In the first case it heard about inter partes review (IPR) proceedings, the U.S. Supreme Court upheld two vitally important aspects of the America Invents Act ("AIA"). In Cuozzo Speed Technologies, LLC v. Lee, the Court upheld the AIA's barring of challenges to decisions by the U.S. Patent and Trademark Office's ("USPTO") decisions to institute an IPR on a speedometer patent and the USPTO's use of the "broadest reasonable interpretation" standard for claim construction. A copy of the June 20, 2016 Cuozzo decision is available here.

Since enactment of the 2011 AIA, the Patent Trial and Appeal Board ("PTAB") has conducted IPR proceedings under the broadest reasonable interpretation standard ("BRI") for claim interpretation ­­ a standard used by the USPTO for over 100 years in prosecution and interference proceedings, as Porzio previously discussed here. Despite many opinions from both patent owners and dissenting judges at the Court of Appeals for the Federal Circuit that the construction standard in IPRs should be identical to the narrower approach of district courts, Justice Breyer, writing for the majority, found that BRI was a "reasonable exercise of the rulemaking authority that Congress delegated to the Patent Office" and did not find it "unreasonable...to prefer a degree of inconsistency in the standards used between the courts and the [USPTO], rather than among [USPTO] proceedings."

Cuozzo's argument was that the claims could survive under a district court's Phillips­type claim construction, but that BRI allowed for a broader prior art attack, increasing the likelihood of the claims being found invalid. The Justices, however, were not convinced ­­ giving patent owners more concerns in the face of the limited ability to amend claims IPR proceedings. According to the USPTO, 86% of IPR trials that have completed to this point have resulted in at least some claims being  found  unpatentable.  Moreover,  as  pointed  out  in the Supreme Court's majority opinion, only five out of 86 motions to  amend  claims  of  patents  in  IPR  proceedings  have been granted, making amendments to avoid the priority art unlikely.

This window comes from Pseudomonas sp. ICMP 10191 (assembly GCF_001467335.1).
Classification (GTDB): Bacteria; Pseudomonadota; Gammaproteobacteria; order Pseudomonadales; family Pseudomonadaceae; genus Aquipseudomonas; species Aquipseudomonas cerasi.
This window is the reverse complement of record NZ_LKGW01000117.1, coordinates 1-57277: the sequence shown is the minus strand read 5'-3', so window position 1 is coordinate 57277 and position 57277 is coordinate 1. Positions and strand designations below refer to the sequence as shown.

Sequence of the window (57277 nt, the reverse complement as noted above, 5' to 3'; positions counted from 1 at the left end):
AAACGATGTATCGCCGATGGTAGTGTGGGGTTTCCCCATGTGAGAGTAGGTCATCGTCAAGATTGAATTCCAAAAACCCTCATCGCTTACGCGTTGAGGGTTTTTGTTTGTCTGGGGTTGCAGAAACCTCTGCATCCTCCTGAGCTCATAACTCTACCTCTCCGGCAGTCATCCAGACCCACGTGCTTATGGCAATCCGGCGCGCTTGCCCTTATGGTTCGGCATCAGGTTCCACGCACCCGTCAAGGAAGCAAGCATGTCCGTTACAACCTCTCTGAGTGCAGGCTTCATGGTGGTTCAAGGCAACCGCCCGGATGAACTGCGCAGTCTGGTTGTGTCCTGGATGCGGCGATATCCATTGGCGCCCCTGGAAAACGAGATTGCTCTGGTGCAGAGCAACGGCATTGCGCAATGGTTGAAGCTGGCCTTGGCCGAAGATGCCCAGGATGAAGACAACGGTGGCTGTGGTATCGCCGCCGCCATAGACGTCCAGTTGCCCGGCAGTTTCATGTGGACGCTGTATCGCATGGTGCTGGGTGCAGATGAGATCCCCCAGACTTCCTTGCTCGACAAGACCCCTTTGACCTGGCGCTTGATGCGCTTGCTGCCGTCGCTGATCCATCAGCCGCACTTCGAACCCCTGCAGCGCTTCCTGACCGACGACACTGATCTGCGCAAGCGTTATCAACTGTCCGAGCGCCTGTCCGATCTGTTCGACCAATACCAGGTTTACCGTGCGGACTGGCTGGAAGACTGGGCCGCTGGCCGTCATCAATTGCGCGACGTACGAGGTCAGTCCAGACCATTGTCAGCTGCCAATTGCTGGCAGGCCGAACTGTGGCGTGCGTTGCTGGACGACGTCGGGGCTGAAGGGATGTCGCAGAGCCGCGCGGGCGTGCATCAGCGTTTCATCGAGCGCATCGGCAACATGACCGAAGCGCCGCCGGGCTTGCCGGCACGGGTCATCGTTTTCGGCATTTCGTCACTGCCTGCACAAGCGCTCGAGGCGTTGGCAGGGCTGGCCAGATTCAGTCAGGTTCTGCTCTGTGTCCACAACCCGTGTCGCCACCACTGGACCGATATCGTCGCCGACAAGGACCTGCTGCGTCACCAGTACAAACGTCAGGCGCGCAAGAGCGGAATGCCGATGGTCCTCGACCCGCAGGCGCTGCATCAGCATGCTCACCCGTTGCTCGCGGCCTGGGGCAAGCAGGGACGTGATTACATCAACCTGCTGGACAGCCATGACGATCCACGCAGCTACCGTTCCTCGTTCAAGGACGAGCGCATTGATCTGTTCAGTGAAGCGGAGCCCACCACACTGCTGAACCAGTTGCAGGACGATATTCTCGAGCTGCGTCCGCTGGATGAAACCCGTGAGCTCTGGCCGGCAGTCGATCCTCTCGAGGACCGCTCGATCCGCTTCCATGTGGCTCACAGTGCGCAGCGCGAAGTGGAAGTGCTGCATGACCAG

The Court also affirmed the provision under 35 U.S.C. § 314(d), barring challenges to the PTAB's decisions to  institute or not institute IRPs. The majority found the explicit language of § 314(d) to be the death knell, stating, in part, that the decision to "institute an inter partes review...shall be final and non­appealable." The Court qualified the lack of review, suggesting that in cases where the petition for an IPR does not provide sufficient notice and fails on due process grounds or where the agency acted outside its statutory limits, such as by "canceling a patent claim for 'indefiniteness under § 112'  in inter partes review.... [s]uch 'shenanigans' may be properly" reviewed. The dissent of Justices Alito and Sotomayor interpreted the statute as limiting interlocutory appeals but not having the far­reaching prohibition on challenges to institution decisions relating to review of the PTAB's merit­based final decision.

Cuozzo brought this appeal after the Federal Circuit rejected its attempt to challenge the USPTO's decision to institute  under § 314(d) and the use of BRI. By disagreeing with Cuozzo's assertion that the PTAB used an overly broad standard in BRI, the Court reinforced the public's ability to defend against entities such as patent trolls and improperly granted patents.